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Driving trucks, especially those of the flatbed variety, is grueling work. It pays well but you earn every penny you make. Some days, it doesn’t seem worth it; that is until I remind myself of a couple of central realities concerning work.
In any kind of work, there are those times when our work becomes so difficult and monotonous that we’re not sure if we can make it through another day. There are also those of us who even lack the motivation to get out of mother’s basement at age thirty and do better than a minimum wage job.
What’s the answer?
Is it Bernie Sander’s free college, free healthcare, and a $15 minimum wage that will cure that? Is it tax cuts so we can take a bit more money to the bank from our paycheck? Is it to check out and go join a commune? Is it a socialist utopia where a uniform standard of living is guaranteed by the combined (and coerced) efforts of everyone?
As Christians, we ought to know that the answer is none of the above.
While I’m encouraged by pay raises and tax cuts, neither is going to get me by on a sweltering summer day when I’m throwing 150-pound tarps on ten-foot-tall lumber loads. Nor is fantasizing about sitting in the shade sipping margaritas while robots do all my work for me.
What motivates a proper work ethic is two-fold: the first is priorities and second is our attitude toward work. And, no, Bernie and his “bros” don’t need to come along and hand me an unearned pay increase.
Over the course of my life, I have finally learned that we humans do not work for money nor do we work because of how fulfilling any given job might be. If you’re only working for the money, you’ll burn out in a heartbeat. If you’re hoping to find work that will be an ultimate source of meaning in your life – something that you’d do for free if it was possible – you are also barking up the wrong tree.
I like that movie Bruce Almighty where “God” says this to “Bruce:” “People underestimate the value of good ol’ manual labor. There’s freedom in it. Some of the happiest people on earth go home stinking to high heaven.”
God gave us work as a gift right from the beginning. When we begin to look at work as a gift to our neighbors and not as a burden to be endured, then even when we’re stuck digging ditches for a time, we can find true meaning to our work. We can stop looking at it as some bare-minimum task that we have to do (and we can stop hoping that Bernie will come along and force our employers to overpay us for it, too). We can start to seek to be successful in our work – whatever that may be. We shouldn’t want someone to come along and hand everything to us, and we should realize that if someone were to do that, it would fundamentally harm-not enhance-the meaningfulness our work can bring.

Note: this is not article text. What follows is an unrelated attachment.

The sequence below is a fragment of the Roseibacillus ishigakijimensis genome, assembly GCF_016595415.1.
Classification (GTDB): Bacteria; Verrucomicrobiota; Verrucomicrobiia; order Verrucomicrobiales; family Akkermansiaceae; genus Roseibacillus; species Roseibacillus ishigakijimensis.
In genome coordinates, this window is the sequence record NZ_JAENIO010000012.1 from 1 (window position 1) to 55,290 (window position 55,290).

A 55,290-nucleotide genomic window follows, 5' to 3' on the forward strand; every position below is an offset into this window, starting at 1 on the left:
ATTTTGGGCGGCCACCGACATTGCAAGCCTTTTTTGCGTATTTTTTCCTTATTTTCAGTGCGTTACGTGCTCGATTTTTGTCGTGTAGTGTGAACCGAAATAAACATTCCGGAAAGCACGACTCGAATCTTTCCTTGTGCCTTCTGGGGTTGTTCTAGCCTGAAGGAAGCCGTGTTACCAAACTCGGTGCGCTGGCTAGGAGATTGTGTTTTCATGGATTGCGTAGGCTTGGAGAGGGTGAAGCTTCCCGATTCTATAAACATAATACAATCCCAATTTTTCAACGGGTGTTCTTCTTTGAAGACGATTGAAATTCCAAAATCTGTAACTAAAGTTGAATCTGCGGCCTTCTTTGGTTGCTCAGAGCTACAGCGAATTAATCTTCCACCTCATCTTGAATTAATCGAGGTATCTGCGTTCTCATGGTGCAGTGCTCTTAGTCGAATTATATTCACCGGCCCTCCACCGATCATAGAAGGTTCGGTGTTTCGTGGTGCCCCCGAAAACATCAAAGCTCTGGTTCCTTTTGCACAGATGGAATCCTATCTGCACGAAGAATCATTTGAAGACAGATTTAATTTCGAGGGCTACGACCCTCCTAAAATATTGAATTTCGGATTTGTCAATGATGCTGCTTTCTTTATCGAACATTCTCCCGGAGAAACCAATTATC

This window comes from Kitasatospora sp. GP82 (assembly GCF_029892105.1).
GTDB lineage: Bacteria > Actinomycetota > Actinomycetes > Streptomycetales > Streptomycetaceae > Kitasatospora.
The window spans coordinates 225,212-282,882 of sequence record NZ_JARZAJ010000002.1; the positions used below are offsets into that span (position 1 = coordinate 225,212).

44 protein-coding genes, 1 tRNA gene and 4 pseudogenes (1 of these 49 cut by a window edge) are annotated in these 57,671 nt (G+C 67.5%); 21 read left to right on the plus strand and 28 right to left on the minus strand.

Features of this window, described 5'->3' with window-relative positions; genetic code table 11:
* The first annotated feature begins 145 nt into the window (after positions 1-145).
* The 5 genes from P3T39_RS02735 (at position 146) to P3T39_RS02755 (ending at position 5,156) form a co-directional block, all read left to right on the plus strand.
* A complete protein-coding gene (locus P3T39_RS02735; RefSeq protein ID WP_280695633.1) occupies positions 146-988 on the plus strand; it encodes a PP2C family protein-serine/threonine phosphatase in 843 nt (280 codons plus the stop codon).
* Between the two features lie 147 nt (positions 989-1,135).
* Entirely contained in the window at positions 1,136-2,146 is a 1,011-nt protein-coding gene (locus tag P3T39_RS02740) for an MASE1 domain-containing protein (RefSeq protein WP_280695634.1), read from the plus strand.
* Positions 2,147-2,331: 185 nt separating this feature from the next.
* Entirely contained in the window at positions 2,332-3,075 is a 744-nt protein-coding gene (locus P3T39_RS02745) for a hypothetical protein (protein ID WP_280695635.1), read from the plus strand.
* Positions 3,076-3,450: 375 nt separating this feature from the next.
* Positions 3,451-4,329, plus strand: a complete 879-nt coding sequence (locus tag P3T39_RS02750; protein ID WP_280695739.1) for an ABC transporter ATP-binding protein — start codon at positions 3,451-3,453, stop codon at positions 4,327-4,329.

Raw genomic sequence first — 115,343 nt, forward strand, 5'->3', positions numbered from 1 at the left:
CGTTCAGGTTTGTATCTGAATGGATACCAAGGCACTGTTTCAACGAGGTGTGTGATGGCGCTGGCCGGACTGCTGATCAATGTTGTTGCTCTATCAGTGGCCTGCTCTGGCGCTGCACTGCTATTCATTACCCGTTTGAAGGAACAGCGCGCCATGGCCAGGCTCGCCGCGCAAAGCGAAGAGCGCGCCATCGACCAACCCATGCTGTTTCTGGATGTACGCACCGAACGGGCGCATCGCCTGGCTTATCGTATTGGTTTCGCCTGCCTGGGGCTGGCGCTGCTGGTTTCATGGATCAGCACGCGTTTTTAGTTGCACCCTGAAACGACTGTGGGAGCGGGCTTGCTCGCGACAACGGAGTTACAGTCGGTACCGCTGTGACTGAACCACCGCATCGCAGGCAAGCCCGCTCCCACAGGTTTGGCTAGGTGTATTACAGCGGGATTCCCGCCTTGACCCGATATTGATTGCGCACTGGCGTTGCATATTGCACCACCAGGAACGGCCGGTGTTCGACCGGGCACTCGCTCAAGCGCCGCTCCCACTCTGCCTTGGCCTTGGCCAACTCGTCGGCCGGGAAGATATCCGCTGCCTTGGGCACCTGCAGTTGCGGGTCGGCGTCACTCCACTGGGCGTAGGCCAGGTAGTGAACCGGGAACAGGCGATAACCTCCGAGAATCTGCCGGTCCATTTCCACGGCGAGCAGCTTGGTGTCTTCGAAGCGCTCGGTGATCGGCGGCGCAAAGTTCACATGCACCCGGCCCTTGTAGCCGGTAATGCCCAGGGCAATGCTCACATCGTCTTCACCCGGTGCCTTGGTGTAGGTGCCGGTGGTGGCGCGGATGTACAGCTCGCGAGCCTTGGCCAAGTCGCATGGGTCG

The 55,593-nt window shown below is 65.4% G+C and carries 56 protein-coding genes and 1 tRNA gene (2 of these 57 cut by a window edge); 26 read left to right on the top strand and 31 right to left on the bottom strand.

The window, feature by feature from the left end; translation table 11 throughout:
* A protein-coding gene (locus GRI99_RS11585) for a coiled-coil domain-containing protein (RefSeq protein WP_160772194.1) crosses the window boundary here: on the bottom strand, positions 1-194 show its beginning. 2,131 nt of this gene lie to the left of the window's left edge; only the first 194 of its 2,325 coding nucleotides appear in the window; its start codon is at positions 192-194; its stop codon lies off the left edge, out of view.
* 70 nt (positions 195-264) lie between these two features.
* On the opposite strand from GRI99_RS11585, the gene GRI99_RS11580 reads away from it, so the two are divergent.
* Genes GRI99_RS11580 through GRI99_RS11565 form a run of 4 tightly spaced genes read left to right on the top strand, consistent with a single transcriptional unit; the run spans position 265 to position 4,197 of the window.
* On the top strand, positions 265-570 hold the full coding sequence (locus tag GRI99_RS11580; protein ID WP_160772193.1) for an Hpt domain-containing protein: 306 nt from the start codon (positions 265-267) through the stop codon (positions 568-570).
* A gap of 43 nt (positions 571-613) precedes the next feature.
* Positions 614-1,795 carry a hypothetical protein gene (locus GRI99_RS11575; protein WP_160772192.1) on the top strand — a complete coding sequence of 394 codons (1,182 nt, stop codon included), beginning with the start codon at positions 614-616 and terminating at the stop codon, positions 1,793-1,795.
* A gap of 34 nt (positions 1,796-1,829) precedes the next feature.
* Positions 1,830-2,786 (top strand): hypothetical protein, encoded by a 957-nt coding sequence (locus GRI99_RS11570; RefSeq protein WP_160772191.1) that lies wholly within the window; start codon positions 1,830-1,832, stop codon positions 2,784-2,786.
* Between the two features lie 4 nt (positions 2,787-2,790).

Instead of seeking after a specific “fulfillment” in our work, we should realize that our work is of ultimate significance already. The day the light bulb came on for me is when I finally understood that my goal with work was not simply money or emotional fulfillment, but it was first and foremost a fundamental act of love toward my wife and children as well as to my church family.
What greater purpose could we aspire to but to help those around us create and sustain their faith? Whether we realize it or not, our work does that. My children are able to go to schools that encourage them in their faith. My wife has the freedom to spend her hours cultivating her faith and the faith of the children. All of the members of my family are able to volunteer our money and time in aid to our local church because of the work I do.
The last thing I want or need is for Bernie Sanders or anyone else to come along and take all of that from me.
Don’t get me wrong, I feel very sorry for those who, for whatever reason, can’t earn an income above the minimum wage. The reason I feel bad for them is not because of their financial struggles so much, but because they are leading a type of purposeless life. It’s not the money that’s the issue. The problem is that they have missed the part of work that grants them the privilege of contributing above and beyond surviving; this is a gift from God.
Don’t be that guy that’s hoping to have everything handed to you. Decide that with God’s help, you are going to rediscover this wonderful truth. And then, get to work!
Matthew Garnett is the husband of Jennifer, the father of two children, a member of Redeemer Lutheran Church in Fort Wayne, Indiana, truck driver, and host of the “In Layman’s Terms” broadcast.